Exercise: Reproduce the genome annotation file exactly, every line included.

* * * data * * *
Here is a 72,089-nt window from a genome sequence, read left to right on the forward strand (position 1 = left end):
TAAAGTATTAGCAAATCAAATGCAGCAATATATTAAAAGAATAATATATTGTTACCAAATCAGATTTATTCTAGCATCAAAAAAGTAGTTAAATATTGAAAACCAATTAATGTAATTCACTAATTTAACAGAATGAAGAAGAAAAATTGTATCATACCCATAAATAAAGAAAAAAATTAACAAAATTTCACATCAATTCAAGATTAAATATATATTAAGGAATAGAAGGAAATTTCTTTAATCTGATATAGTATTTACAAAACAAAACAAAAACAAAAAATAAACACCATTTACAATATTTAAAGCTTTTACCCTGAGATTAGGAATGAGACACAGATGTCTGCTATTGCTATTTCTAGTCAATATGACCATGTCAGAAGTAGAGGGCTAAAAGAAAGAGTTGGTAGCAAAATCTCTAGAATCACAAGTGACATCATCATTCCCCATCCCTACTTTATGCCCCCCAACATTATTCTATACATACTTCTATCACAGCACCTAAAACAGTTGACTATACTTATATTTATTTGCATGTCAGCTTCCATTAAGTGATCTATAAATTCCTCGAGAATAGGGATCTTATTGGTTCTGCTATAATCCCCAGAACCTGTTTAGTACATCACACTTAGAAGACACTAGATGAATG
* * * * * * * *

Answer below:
Here is a 72,089-nt window from a genome sequence, read left to right on the forward strand (position 1 = left end):
TAAAGTATTAGCAAATCAAATGCAGCAATATATTAAAAGAATAATATATTGTTACCAAATCAGATTTATTCTAGCATCAAAAAAGTAGTTAAATATTGAAAACCAATTAATGTAATTCACTAATTTAACAGAATGAAGAAGAAAAATTGTATCATACCCATAAATAAAGAAAAAAATTAACAAAATTTCACATCAATTCAAGATTAAATATATATTAAGGAATAGAAGGAAATTTCTTTAATCTGATATAGTATTTACAAAACAAAACAAAAACAAAAAATAAACACCATTTACAATATTTAAAGCTTTTACCCTGAGATTAGGAATGAGACACAGATGTCTGCTATTGCTATTTCTAGTCAATATGACCATGTCAGAAGTAGAGGGCTAAAAGAAAGAGTTGGTAGCAAAATCTCTAGAATCACAAGTGACATCATCATTCCCCATCCCTACTTTATGCCCCCCAACATTATTCTATACATACTTCTATCACAGCACCTAAAACAGTTGACTATACTTATATTTATTTGCATGTCAGCTTCCATTAAGTGATCTATAAATTCCTCGAGAATAGGGATCTTATTGGTTCTGCTATAATCCCCAGAACCTGTTTAGTACATCACACTTAGAAGACACTAGATGAATG